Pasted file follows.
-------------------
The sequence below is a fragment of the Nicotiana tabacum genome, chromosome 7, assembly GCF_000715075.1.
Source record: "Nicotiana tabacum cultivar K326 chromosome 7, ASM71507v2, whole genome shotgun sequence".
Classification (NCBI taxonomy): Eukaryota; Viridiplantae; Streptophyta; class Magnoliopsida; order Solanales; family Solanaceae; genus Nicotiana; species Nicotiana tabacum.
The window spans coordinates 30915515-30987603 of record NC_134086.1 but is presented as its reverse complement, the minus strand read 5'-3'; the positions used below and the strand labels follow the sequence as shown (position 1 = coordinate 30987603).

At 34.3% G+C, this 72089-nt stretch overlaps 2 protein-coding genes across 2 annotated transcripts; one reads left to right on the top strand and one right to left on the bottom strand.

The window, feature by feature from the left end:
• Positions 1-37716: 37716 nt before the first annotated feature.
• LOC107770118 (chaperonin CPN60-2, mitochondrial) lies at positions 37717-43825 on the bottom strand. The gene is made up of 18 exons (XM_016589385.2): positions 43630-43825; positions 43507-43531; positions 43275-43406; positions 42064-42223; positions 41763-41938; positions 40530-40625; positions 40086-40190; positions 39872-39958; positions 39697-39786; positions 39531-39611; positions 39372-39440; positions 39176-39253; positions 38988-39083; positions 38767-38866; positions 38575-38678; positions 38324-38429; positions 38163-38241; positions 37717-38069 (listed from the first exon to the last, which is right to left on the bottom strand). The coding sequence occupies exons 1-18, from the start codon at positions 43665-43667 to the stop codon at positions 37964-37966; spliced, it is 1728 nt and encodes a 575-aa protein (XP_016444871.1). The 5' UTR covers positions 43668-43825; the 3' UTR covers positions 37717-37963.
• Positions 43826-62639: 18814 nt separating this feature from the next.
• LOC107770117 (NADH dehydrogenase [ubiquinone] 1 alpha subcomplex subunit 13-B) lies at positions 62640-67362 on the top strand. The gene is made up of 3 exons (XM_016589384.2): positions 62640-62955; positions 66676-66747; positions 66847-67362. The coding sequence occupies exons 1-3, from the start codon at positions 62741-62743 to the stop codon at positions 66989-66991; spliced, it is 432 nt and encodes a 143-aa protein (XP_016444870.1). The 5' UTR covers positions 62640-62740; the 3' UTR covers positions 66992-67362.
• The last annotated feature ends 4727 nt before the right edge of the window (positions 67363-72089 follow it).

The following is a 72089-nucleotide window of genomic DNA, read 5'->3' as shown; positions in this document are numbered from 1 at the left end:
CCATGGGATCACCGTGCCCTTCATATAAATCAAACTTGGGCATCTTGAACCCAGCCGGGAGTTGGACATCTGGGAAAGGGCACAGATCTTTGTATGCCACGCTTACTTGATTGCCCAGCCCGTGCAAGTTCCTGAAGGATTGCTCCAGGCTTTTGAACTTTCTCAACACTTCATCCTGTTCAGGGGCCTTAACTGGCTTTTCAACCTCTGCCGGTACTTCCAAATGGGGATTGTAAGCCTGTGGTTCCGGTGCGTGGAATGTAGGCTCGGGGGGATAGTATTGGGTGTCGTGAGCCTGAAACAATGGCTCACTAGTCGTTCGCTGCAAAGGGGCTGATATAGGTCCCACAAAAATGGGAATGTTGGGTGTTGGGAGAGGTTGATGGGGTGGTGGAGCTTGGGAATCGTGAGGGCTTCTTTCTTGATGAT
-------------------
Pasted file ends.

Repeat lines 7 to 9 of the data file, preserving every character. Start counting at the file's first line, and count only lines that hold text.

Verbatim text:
• Positions 1-37716: 37716 nt before the first annotated feature.
• LOC107770118 (chaperonin CPN60-2, mitochondrial) lies at positions 37717-43825 on the bottom strand. The gene is made up of 18 exons (XM_016589385.2): positions 43630-43825; positions 43507-43531; positions 43275-43406; positions 42064-42223; positions 41763-41938; positions 40530-40625; positions 40086-40190; positions 39872-39958; positions 39697-39786; positions 39531-39611; positions 39372-39440; positions 39176-39253; positions 38988-39083; positions 38767-38866; positions 38575-38678; positions 38324-38429; positions 38163-38241; positions 37717-38069 (listed from the first exon to the last, which is right to left on the bottom strand). The coding sequence occupies exons 1-18, from the start codon at positions 43665-43667 to the stop codon at positions 37964-37966; spliced, it is 1728 nt and encodes a 575-aa protein (XP_016444871.1). The 5' UTR covers positions 43668-43825; the 3' UTR covers positions 37717-37963.
• Positions 43826-62639: 18814 nt separating this feature from the next.